Making Mobile Robots with Hummingbird
You can build many different types of robots with the Hummingbird kit. Some robots are stationary, and others move around their environment. A wheeled robot is called a mobile robot or a rover. This tutorial will show you how to build a simple rover and program it to drive autonomously (by itself) or via remote control.
- Building a Simple Mobile Robot
- Programming an Autonomous Mobile Robot with CREATE Lab Visual Programmer
- Programming a Remote Control Robot with BirdBlox for iPad
- Programming an Autonomous Mobile Robot with BirdBlox
This section will describe how to build a rover with a simple cardboard base. If you have a laser cutter, you can make this process a little easier. This file contains a template for a rover body. Cut this template from cardboard, and then follow these video instructions to assemble your rover. Then skip down to the sections on programming!
- Ping-pong ball
- Rubber bands or zip ties
- Exacto knife
- Glue gun
- Small Phillips screwdriver
- Two gear motors
- Two wheels with O-rings and screws
- Terminal tool
- Distance sensor (optional)
- Hummingbird board
- Battery pack and batteries
- Hummingbird BLE adapter (if you want to use an iPad to program the rover)
First, make a body for your robot from cardboard. Start with a rectangle approximately 12. 5 cm by 15 cm (5” by 6”). Cut away two of the corners to make an edge roughly 5 cm across.
Use hot glue to attach two gear motors approximately 2.5 cm from the 12.5 cm edge.
Use the screws included with your Hummingbird kit to attach a wheel to each gear motor. Each wheel comes with a rubber O-ring. Place this on the wheel to increase the traction of the wheels on the floor.
If you flip your robot over, you will notice that it can’t balance on two wheels. Use hot glue to attach a ping-pong ball in the middle of the short side of the base. This will make your robot more stable while still gliding smoothly along a surface so that your rover can move and turn.
Flip your robot over. Place the Hummingbird board on top of it and connect the gear motors to the motor ports.
Attach the battery pack to the Hummingbird board. You can place it on top of the board.
If you want your robot to be able to detect obstacles, attach a distance sensor at the front of the base between the gear motors. It is also a good idea to use rubber bands or zip ties to keep the board and battery pack in place, as well as to keep the wires out of the way.
Since we want our robot to run untethered (unconnected to the computer), we will create a program in the CREATE Lab Visual Programmer and then export it to Arduino so that we can load it on the Hummingbird microcontroller.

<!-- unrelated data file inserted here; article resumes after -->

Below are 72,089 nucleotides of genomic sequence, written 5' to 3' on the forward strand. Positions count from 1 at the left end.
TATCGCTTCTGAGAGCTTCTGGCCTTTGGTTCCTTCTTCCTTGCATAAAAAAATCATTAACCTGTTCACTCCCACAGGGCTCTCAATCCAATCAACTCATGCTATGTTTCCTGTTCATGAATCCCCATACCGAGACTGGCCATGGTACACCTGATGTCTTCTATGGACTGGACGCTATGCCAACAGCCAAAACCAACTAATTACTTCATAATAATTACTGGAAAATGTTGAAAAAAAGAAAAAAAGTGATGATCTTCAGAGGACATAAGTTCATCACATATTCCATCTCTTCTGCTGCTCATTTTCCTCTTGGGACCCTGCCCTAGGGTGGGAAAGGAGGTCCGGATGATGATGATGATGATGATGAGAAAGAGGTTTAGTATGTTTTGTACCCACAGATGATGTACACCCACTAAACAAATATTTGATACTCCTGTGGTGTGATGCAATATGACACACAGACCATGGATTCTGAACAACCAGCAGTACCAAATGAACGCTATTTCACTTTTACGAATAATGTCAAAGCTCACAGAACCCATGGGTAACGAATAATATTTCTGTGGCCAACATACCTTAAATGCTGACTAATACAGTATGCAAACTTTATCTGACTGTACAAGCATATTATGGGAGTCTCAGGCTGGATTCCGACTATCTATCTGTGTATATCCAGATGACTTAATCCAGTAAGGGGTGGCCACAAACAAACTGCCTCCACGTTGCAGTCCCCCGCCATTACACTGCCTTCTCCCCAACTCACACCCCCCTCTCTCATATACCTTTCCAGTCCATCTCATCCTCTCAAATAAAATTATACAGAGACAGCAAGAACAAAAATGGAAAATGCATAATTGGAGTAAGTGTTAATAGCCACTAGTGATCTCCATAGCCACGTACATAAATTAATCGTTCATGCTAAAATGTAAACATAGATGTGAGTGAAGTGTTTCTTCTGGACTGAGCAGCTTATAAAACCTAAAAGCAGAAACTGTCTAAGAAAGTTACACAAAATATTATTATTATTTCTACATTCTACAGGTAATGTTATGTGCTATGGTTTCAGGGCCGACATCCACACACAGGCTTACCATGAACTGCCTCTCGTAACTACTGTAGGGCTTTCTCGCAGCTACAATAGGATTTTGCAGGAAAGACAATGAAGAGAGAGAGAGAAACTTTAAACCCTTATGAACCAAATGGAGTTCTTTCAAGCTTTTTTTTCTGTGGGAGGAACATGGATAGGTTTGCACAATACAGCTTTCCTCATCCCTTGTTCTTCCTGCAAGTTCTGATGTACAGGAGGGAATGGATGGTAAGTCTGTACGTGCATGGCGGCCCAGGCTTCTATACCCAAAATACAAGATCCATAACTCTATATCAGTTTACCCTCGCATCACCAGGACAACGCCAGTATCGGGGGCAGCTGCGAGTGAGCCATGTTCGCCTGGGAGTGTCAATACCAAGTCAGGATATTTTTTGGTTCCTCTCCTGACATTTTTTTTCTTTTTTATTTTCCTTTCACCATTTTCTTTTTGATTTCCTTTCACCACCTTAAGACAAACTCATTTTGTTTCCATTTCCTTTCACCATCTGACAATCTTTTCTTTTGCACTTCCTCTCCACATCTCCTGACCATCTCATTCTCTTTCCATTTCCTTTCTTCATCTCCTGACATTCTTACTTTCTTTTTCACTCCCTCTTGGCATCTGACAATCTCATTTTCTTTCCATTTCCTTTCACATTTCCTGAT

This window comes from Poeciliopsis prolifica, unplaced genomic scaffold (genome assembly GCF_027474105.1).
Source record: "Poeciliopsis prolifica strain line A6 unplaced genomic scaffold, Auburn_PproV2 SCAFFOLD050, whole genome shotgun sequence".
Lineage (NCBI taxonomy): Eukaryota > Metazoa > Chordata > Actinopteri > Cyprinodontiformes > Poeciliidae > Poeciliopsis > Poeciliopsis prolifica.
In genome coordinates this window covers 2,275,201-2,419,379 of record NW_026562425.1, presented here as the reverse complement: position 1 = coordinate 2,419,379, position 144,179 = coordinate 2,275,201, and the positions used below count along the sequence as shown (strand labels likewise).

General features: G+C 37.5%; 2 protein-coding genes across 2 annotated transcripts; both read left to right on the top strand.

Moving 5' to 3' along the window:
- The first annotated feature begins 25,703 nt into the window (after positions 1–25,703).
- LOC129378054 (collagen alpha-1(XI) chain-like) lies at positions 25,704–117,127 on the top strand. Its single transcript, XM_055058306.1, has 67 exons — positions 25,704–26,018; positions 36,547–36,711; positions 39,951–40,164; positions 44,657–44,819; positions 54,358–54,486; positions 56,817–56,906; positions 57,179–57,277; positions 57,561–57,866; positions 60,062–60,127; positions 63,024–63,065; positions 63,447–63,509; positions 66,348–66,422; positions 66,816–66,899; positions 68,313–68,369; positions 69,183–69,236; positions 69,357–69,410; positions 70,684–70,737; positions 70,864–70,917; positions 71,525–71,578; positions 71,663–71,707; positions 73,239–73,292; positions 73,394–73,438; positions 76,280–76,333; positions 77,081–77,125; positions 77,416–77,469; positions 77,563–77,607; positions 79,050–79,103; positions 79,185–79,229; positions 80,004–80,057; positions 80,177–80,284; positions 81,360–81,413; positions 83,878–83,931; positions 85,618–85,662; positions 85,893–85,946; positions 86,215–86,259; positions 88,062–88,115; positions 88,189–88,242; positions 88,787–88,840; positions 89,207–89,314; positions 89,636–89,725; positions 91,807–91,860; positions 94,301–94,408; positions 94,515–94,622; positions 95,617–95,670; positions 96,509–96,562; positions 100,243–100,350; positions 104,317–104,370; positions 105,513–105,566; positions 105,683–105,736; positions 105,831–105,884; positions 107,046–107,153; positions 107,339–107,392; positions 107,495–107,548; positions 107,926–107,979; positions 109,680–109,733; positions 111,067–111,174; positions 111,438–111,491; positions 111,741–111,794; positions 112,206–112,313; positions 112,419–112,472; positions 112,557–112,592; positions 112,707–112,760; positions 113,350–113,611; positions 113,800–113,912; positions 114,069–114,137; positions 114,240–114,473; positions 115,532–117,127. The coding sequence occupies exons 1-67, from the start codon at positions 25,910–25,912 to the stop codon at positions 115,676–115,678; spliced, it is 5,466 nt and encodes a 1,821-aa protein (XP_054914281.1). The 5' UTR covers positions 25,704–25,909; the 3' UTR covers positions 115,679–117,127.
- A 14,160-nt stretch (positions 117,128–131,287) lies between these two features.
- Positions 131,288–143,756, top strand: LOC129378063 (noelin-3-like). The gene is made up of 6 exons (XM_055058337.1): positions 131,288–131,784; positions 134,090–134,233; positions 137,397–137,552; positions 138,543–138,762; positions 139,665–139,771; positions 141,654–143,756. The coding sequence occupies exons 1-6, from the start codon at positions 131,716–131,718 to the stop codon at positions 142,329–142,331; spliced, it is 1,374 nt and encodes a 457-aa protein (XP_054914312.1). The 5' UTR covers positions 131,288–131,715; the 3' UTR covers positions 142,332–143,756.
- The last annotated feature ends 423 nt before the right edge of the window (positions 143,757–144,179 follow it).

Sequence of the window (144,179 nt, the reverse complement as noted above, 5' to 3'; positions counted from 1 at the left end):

Start by creating an expression that moves the robot forward, and call this expression “Forward.” In our expression, both motors are set to a power of 50. You may find that one or both of your motors must be set to -50 to make the robot move forward. This is fine; it just means that you chose ‘+’ and ‘-’ differently when you connected the motors to the board.
Next, create an expression that moves the robot backward. Again, you may have to adjust the signs for the motors.
Finally, create an expression to turn the robot to the left. The robot will use the “Backward” and “Turn Left” expressions to move away from obstacles.
Create a sequence that uses the distance sensor. When the robot is near an object, it should back up and turn left. In the sequence below, the robot executes each of those expressions for 0.5 s. When the robot is far from an object, it should move forward. In the sequence below, the time period for the “Forward” expression is set to 0. Since the sequence is set to loop (circular arrow by the Play button), the robot will repeatedly execute the “Forward” expression until it encounters an obstacle.
Once you are happy with your program, export it to Arduino and load it to the Hummingbird. Then you can disconnect the robot from the computer! To complete these steps, see here.
Start by determining which motor commands move your robot forward. For our robot, the Hummingbird Motor command must be negative for both motors to move the robot forward. You may find that one or both of your motors must be set to a positive number to make the robot move forward. This is fine; it just means that you chose ‘+’ and ‘-’ differently when you connected the motors to the board.
We want the robot to move forward when the iPad is tilted forward (in landscape mode). To do this, we can use an if else block within a forever loop. When the iPad is tilted, the accelerometer reading in the x direction is less than -0.5, and the robot moves forward. Otherwise, the robot stops.
Next, we want the robot to move backward when the iPad is tilted in the opposite direction. We can do this by placing another if else block inside the first. If the x acceleration is not less than -0.5, we check whether it is greater than 0.5. If it is, the robot moves backward. If the x acceleration is greater than -0.5 but less than 0.5, then the robot stops.
Next, we want the robot to turn left and right when we tilt the iPad to the left and right. We can do this using two more if else blocks that check the y acceleration. When the iPad tilts to the left, the robot turns left. When the iPad tilts to the right, the robot turns right.
You can use the iPad to control the movement of the robot, as shown above, but you can also use BirdBlox to write a program to make it move autonomously. The program below uses the distance sensor to help the robot avoid obstacles. When the robot is more than 20 cm from an obstacle, it moves forward. Otherwise, it backs up and turns left.
These building directions and programs will get you started with your robot, but you can go further! Improve the body of your rover, or write other programs to make it do new things!